MALVEAUX: A sinking boat off of Monterey, California, actually might have been a hoax. The Coast Guard called off the search for the people that distressed call claimed were in a boat, but the search has already cost hundreds of thousands of dollars.
So, if you were pushed to get a four-year degree, college degree, you know, you were probably told it would get you a good job. A new study now says going to a community college could actually be more profitable. Georgetown university study finds almost 30 percent of Americans with associates degrees, well, they make more than those with bachelor degrees. And associates degree is a two year degree you get at a community college and it is typically cheaper. The study says there's a high demand for college grad with the so-called middle skills, like lab technicians, computer engineers, radiation therapists, draftsmen and machinists.
Instagram, popular photo-sharing network site, reaching a milestone, 100 million monthly active users. The site was purchased by Facebook last year. Even though the 100 million followers doesn't compare to the more than 1 billion users who logon to Facebook each month, still pretty impressive, I think. The photo-sharing sight only three years old. Users have to have an iPhone, of course, an Android device to actually create this account.
So say it ain't so. This is for the beer lovers. Anheuser-Busch, couple of folks in California accusing the company of watering down its beers. Two Californians filed the suit, saying the alcohol level, well, below the advertised figure 5 percent by volume. The suit names all the beers in the graphic here, including Bud Light, Michelob and Busch Ice. They're calling the claims false and the lawsuit is groundless. The suit is seeking more than $5 million to fund -- to correct that advertising campaign.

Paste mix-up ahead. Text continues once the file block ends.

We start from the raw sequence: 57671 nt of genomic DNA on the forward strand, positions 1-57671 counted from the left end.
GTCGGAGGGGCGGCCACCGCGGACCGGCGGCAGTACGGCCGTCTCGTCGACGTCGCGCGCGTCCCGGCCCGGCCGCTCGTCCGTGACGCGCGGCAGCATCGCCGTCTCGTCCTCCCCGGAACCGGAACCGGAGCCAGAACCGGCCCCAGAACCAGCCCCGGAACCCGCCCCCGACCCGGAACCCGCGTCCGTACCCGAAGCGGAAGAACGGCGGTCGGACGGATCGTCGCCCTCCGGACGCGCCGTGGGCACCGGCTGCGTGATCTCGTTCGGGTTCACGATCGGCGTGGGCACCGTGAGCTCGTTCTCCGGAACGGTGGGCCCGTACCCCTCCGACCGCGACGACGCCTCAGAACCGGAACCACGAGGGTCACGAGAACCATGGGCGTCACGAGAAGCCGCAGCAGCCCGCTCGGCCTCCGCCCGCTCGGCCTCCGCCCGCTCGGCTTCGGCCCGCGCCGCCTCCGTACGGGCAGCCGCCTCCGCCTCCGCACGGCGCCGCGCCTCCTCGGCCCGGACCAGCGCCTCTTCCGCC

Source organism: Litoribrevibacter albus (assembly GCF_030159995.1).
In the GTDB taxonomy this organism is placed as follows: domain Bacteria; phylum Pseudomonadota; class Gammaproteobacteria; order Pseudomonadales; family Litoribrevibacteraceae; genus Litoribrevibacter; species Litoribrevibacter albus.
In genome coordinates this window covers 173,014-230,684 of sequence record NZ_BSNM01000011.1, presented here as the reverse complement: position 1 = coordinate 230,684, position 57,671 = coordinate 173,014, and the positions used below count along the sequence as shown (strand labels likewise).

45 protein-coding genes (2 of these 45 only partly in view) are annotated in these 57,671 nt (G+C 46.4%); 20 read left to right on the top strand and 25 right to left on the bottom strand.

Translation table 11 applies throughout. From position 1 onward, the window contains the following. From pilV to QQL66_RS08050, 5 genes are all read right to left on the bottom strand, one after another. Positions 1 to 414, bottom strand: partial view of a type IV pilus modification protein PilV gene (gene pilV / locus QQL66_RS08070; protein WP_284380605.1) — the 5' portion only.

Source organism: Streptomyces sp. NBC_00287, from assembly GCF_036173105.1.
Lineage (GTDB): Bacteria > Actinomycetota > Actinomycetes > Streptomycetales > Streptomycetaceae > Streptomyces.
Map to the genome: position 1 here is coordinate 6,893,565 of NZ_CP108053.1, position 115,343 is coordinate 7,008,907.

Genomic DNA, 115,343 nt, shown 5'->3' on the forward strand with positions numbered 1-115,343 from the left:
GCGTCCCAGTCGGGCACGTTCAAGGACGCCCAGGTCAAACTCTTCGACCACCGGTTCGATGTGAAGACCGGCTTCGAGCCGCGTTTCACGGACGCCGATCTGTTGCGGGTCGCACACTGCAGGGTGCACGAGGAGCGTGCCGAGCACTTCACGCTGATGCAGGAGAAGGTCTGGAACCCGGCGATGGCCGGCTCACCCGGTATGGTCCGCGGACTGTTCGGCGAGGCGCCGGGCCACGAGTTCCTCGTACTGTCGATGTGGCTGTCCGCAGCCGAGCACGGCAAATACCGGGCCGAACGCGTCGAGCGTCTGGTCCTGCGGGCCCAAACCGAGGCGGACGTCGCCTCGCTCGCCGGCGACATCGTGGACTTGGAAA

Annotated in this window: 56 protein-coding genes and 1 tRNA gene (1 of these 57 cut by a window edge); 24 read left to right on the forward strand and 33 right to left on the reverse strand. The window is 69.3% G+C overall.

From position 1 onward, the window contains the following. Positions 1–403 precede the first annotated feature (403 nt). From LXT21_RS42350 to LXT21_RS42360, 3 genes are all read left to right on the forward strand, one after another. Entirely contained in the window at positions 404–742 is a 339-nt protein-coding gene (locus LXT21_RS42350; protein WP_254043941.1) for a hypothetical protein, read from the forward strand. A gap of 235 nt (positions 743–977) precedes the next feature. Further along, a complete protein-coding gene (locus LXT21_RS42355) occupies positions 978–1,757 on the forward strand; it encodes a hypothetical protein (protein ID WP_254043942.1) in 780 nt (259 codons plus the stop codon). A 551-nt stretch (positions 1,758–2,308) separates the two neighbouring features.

And then, they joined Facebook to connect with friends, right? Like all of us do. Instead, they were recruited into sex trafficking. Up next.
MALVEAUX: It is a growing problem, something that all of us need to be aware of. Social media sites are being used now to recruit underaged sex workers.
Lori Siegel reports that it all starts with just the click of a mouse.
LORI SIEGEL, CNNMONEY.COM CORRESPONDENT (voice-over): It started with a friend request on Facebook.
NINA, SEX TRAFFICKING VICTIM: -- accept him and then once I accept him, they would message me.
SIEGEL: They quickly developed a relationship.
NINA: He told me the biggest dream in the world. I thought he really did like me and we were going to live this fairy tale life together.
SIEGEL: What she got was a nightmare.
NINE: He pretty much was, like, I'm going to put you outside, and you're going to walk, and catch dates. I was OK with it because I liked him. He wanted to spend the rest of his life with me, wanted to have kids. He really made it believable.
SIEGEL: In a mouse click, Nina became part of the growing number of victims recruited into sex trafficking on social networks. The other end of her friend request, a pimp.
NINA: I've been beaten with a pistol. I've been duct taped and put in a closet for 24 hours.